No. 159 Squadron (RAF) Quo non, quando non (Translated: "Whither not, When not?

Normal mechanics servicing the pratt  whitney twin wasp radial engines of a liberator mk ii of no 159 squadron raf at salbani india

About This Unit

Big thumb no. 159 squadron raf  crest

For the purpose of this website, No. 159 Squadron (RAF)  is included as one of the RAF Squadrons to which Australians were posted during WW II and in which they served fought and died

The Empire Air Training Scheme supplied tens of thousands of aircrew for the Royal Air Force (RAF) air war in Europe, and later in other theatres of war, during WW II. While a number of so-called Article XV national squadrons were created in Fighter, Bomber and Coastal Commands of the RAF, the majority of Australian aircrew were posted, along with their Commonwealth colleagues, to RAF Squadrons as individual crew members,where they would 'crew up' often with a very multi-national aircrew comprised of men from all over the Commownwealth. Ground staff were similarly assigned.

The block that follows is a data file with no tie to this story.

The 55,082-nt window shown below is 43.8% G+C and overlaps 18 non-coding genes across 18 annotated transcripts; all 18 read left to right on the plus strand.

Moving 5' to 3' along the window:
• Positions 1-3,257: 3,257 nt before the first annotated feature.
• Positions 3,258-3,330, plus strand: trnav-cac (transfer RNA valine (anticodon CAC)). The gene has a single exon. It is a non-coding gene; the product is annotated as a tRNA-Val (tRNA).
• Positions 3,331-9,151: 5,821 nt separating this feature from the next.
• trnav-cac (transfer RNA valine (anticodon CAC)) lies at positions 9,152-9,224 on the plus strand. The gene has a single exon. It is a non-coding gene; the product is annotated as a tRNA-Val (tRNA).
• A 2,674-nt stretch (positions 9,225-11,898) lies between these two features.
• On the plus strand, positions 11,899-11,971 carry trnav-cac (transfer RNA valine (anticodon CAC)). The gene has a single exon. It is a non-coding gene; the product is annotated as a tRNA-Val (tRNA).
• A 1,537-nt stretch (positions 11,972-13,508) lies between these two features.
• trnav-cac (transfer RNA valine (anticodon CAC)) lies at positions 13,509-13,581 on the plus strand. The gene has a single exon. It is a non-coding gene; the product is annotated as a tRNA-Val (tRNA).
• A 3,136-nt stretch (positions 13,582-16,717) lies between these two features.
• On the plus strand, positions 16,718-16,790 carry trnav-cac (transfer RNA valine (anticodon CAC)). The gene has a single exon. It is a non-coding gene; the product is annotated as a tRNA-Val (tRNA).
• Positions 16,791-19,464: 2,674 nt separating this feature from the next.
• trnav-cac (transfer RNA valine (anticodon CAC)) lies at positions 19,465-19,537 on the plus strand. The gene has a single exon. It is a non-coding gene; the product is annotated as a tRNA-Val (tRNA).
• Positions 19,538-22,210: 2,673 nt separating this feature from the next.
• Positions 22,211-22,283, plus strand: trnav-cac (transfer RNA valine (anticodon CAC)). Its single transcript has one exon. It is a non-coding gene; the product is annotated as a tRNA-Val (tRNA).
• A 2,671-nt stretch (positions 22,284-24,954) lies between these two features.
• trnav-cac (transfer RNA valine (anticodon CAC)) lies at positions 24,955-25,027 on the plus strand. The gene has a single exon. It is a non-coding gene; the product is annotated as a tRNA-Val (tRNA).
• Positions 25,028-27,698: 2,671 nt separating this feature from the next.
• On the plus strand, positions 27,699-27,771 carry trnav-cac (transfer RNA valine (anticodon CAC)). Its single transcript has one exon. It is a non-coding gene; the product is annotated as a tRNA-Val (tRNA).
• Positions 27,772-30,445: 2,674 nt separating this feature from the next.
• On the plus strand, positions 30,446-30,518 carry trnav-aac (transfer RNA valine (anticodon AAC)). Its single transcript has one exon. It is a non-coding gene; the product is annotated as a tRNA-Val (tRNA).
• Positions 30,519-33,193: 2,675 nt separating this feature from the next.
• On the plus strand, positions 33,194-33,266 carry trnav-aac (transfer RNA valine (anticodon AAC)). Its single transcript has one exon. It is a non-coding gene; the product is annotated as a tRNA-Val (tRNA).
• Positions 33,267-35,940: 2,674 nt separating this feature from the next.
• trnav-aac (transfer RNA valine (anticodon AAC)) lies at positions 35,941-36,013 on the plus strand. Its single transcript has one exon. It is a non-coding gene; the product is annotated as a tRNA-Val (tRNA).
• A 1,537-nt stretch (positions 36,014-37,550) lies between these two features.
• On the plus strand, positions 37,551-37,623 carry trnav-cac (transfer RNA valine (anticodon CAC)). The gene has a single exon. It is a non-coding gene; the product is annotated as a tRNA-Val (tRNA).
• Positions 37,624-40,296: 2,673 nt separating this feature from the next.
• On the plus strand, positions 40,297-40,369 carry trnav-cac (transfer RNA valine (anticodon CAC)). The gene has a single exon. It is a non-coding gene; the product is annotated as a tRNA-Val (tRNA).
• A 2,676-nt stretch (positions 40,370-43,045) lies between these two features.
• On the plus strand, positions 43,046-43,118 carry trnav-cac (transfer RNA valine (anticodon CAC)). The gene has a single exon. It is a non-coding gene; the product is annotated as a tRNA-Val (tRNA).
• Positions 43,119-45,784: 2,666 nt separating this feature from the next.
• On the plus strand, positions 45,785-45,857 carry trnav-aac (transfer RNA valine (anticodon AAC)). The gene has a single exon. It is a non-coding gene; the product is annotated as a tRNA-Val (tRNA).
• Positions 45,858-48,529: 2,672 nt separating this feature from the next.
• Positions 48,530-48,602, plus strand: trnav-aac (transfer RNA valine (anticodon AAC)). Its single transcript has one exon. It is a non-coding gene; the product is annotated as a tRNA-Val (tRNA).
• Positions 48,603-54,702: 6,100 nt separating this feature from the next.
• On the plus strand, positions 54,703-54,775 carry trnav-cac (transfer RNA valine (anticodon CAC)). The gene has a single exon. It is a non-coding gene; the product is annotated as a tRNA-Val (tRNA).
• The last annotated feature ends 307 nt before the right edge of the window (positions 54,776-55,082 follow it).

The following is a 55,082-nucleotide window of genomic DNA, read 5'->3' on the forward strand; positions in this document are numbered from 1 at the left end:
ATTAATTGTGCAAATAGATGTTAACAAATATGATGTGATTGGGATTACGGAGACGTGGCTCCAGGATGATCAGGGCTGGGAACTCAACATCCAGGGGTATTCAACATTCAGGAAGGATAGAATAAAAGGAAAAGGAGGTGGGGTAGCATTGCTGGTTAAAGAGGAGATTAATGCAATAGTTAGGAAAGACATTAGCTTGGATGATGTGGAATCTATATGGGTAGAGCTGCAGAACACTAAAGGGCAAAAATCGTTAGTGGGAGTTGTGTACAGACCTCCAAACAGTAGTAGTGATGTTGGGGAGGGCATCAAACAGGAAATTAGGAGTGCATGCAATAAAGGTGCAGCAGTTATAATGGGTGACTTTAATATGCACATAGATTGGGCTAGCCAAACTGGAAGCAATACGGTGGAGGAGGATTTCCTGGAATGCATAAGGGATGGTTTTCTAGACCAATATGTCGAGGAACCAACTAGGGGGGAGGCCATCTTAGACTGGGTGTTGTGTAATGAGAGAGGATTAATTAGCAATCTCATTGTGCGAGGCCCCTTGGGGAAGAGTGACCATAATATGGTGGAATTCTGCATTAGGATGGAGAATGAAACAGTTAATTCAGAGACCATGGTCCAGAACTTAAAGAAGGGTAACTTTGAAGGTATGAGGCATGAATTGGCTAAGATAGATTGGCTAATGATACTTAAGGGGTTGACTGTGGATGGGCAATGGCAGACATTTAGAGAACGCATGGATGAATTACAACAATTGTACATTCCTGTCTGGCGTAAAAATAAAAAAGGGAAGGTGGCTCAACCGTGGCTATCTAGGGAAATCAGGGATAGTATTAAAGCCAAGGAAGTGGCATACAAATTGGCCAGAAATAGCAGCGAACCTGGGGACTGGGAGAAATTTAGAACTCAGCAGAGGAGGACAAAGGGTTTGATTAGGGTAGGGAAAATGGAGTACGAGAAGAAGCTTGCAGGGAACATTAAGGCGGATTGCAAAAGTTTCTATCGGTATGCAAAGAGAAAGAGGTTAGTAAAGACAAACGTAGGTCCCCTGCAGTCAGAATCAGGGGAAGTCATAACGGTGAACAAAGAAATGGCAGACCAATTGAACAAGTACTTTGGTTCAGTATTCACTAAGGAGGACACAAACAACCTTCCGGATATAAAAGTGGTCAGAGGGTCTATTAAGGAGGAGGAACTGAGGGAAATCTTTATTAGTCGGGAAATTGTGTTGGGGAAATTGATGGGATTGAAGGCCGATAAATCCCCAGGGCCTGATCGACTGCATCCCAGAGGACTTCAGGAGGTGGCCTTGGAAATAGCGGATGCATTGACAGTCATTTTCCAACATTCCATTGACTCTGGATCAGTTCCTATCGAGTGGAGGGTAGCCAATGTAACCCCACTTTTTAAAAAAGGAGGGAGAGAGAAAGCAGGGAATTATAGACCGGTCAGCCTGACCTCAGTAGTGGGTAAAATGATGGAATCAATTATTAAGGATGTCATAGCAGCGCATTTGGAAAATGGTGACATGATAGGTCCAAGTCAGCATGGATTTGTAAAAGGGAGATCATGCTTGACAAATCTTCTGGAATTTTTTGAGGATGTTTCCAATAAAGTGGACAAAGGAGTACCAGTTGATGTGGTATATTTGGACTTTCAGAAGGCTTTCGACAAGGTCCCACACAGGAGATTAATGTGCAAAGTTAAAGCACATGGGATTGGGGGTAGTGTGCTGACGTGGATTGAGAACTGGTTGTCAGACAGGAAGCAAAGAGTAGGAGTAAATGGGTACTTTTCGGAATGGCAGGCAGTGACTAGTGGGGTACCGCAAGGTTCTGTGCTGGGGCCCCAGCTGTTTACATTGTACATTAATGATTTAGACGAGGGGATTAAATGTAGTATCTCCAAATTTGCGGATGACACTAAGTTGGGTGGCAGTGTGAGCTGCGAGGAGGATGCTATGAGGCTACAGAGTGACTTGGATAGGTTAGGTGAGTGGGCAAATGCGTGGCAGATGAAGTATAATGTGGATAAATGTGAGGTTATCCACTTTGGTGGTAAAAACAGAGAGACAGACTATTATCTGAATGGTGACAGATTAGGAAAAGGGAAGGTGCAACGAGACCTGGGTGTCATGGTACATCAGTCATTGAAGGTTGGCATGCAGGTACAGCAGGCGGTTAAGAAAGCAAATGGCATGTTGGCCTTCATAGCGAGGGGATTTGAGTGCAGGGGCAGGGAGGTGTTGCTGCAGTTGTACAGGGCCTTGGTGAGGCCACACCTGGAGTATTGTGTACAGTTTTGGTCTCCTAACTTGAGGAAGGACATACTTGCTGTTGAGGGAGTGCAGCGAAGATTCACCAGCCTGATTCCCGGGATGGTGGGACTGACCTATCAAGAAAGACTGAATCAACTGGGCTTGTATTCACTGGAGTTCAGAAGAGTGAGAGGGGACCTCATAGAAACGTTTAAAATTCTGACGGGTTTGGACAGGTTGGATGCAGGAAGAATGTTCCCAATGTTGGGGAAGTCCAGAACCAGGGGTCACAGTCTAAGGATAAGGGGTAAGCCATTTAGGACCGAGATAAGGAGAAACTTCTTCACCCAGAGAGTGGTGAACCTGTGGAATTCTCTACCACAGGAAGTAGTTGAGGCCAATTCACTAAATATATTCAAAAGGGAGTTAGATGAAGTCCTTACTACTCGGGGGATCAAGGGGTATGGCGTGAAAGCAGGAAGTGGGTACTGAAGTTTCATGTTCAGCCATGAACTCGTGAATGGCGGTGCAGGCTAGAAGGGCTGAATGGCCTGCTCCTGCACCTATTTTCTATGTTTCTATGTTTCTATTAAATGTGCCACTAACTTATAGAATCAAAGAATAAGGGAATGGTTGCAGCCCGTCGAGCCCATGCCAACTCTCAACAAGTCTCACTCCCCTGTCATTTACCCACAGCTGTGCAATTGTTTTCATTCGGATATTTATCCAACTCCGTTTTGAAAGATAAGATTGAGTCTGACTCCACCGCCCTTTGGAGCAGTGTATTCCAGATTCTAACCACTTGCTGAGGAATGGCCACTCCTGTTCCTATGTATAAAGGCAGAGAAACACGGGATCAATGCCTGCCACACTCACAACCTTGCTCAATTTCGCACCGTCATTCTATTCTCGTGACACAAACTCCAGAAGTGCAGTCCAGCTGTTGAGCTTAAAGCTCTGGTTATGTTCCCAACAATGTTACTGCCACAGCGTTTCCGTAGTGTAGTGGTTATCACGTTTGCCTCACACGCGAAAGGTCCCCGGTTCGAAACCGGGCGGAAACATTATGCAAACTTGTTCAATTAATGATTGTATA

Following is an extract from the Wikipedia entry for this unit. 

No. 159 Squadron was reformed at RAF Molesworth on 2 July 1942 during the Second World War and its ground crew personnel were posted, without aircraft, to the Middle East on 12 February 1942 and then to India on 18 May 1942. Flying B-24 Liberators, the squadron was posted to Palestine in July 1942 and carried out bombing raids in North Africa, Italy and Greece. No. 159 then flew to India on 30 September 1942. The first operation against the Japanese was on 17 November 1942, and during the rest of the war, the squadron flew mine-laying, bombing, and reconnaissance missions over Burma, Siam, Malaya, Indo-China and the Dutch East Indies.

In October 1944, the Squadron mounted an audacious minelaying raid on the Japanese held port of Penang. The mission entailed a round trip of over 3,000 miles, which at the time was the longest distance bombing raid in history. Eric Burchmore was in charge of the modification and preparation of the Consolidated Liberator aircraft used for the mission. The raid was led by Wing Commander James Blackburn and was a complete success, with the port of Penang completely blocked by mines and all of the aircraft and crews returning safely. Burchmore was awarded a military MBE in recognition of his contribution to the operation, whilst Wing Commander Blackburn was awarded a Bar to his DSO and was also awarded the American DFC by the United States Air Force.

After the war, No.159 converted to transport and survey duties before disbanding on 1 June 1946.

Read more...